The impression I get is that the master would not have been upset if this servant had invested the money and lost it. The assumption is that there is risk involved in investing. He wasn’t judging on results. He was judging on effort. He was judging on faithfulness. What is simply inexcusable here is that the servant did nothing with what was given to him. He sat on it. He buried it. He refused to get into the game.

What about you? Are you taking advantage of your God-given opportunities? Are you leveraging what you have for His glory? Are you being faithful?

Whoever Has Will Be Given More
Then, third, take note of our God-given accountability. Pay attention to the fact that we will be judged for our faithfulness. There will be an accounting for what we do with what we were given.
It’s interesting to note that the emphasis in this parable is not on the faithful servants, but the unfaithful one. Much more is said by him and to him than with the other two. There is a strong note of warning here.

So, for instance, pay attention to the story the third servant tells. Verses 24-25:

24 “Then the man who had received one bag of gold came. ‘Master,’ he said, ‘I knew that you are a hard man, harvesting where you have not sown and gathering where you have not scattered seed. 25 So I was afraid and went out and hid your gold in the ground. See, here is what belongs to you.’

The only one of these servants with a story is the one who got nothing done. The first two don’t have much to say. They took what they were given, they put it to work, they earned some more. They don’t need to explain themselves.

But this guy is full of excuses. “You are a hard master.” “I’m not as good at business as you.” “I was afraid.” He’s got a story, but he’s got no results.

Here’s a truism: the less people do, the more they talk. And the more people talk, the less they do. It’s people who get nothing done that need an excuse. This lazy servant is the perfect forerunner of our victim society, right? It’s all somebody else’s fault. He’s a victim of circumstances. It’s God’s fault for not giving Him more ability.

But the master says there is no excuse for doing nothing with what you have. This man didn’t show up. He didn’t punch the clock. He didn’t put the work in. And yet He wants to blame everyone else. And in the end, he’s going to suffer for it. Verses 28-30:

28 “‘So take the bag of gold from him and give it to the one who has ten bags. 29 For whoever has will be given more, and they will have an abundance. Whoever does not have, even what they have will be taken from them. 30 And throw that worthless servant outside, into the darkness, where there will be weeping and gnashing of teeth.’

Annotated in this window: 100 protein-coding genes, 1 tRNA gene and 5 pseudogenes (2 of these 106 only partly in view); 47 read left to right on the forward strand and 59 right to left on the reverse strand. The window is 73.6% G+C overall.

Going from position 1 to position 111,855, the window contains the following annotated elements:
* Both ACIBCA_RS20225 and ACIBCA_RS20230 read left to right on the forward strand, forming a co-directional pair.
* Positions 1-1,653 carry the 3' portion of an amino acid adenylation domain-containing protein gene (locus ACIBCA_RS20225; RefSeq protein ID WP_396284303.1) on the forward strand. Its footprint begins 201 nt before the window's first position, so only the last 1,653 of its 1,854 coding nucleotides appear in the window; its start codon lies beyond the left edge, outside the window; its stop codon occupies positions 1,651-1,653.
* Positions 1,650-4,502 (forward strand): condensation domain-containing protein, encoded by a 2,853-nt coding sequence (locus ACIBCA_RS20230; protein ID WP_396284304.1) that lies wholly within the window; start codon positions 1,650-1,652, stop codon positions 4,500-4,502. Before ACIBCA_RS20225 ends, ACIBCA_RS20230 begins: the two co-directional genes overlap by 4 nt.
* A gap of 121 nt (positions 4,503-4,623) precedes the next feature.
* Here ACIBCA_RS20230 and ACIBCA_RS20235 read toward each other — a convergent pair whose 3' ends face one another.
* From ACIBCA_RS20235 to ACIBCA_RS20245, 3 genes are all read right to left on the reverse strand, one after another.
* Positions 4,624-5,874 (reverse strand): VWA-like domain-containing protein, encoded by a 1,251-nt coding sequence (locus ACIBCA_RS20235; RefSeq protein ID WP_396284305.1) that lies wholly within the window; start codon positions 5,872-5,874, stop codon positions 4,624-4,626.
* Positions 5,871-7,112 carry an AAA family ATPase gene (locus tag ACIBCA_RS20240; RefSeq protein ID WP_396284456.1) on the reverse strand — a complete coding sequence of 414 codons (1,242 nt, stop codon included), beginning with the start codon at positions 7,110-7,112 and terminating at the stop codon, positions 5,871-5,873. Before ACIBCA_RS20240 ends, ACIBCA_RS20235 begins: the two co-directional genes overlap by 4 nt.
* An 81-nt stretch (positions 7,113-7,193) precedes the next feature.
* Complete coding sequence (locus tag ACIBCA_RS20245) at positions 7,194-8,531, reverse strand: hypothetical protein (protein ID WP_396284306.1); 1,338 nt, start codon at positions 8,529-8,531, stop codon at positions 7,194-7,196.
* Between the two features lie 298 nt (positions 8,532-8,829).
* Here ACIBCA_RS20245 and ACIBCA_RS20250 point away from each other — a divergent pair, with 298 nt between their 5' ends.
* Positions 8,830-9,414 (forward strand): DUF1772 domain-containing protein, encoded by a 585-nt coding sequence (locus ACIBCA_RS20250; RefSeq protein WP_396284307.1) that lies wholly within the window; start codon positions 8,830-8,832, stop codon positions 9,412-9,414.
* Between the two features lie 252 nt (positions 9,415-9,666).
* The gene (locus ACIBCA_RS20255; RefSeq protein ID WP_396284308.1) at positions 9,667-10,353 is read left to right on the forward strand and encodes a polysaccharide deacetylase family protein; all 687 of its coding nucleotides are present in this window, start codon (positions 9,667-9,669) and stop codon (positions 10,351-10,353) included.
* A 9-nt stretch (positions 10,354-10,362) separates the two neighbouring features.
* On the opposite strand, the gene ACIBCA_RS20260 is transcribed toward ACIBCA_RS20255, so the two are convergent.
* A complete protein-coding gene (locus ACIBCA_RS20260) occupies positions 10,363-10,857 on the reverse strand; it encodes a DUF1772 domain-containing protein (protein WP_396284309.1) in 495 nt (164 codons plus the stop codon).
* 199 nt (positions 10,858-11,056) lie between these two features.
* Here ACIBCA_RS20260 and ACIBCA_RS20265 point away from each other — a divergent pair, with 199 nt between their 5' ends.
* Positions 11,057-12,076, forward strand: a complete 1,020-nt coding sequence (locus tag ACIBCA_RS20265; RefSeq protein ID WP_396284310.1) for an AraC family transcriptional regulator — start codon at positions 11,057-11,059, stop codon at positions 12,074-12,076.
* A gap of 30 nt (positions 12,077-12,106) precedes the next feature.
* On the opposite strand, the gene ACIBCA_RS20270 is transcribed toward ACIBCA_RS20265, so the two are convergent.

This man was not faithful. He didn’t think the opportunity associated with that single bag was worth the risk, so he refused to take responsibility for it. And in the end, it was taken away from him.

Verse 28 is a key verse: “Whoever has will be given more…whoever does not have, even what they have will be taken from them.” Jesus says something very similar earlier in the parable, but He says it in a more positive way. He says it twice, the exact same words, in both verse 21 and 23, speaking to the faithful servants:

Well done, good and faithful servant! You have been faithful with a few things; I will put you in charge of many things.

Remember the definition of faithfulness I gave earlier? Faithfulness is being reliable even in the little things. Here it is, from Jesus Himself. “You have been faithful with a few things.”

Sometimes we think that we should be given responsibility for things we have not yet proven we are ready for. Maybe you are an associate at work, but think you should be a supervisor. But have been faithful in your responsibilities? Do you show up on time, and stay late? Why would your boss want you to manage other people if you can’t even manage yourself?

Or maybe you’re a teenager who thinks you should be able to take the family car out. But tell me, how have you been about taking care of your bicycle? Does it get put away where it belongs? What about your clothes? Do they get folded and hung up the way they are supposed to? Why should you be trusted with something worth thousands of dollars if you can’t take care of something worth only a couple of hundred?

What about with God? Do you want a bigger role in His kingdom? Do you think He should give you more responsibility? Then ask yourself, how have you done with what He’s already given you? How faithful have you been with what He’s already asked you to do?

Faithfulness is being reliable even in the little things. It is showing up. It is taking care of the routine. It’s being dependable and trustworthy for a long period of time

God is incredibly faithful to you. He shows up day in and day out.

What about you? Is the fruit of faithfulness growing in your life? How are you doing with what He has entrusted to you? When He returns, will He find you faithful?


This story contains a line that I think a lot of us hope to hear. It is, I don’t think there can be any debate, the greatest compliment any of us could receive. When I get to the end of my journey—either when I die or when Jesus comes again—when I stand before Him for the first time face to face—I hope to hear Him say: “Russell, well done. You are my good and faithful servant. Enter into the joy of your Lord.”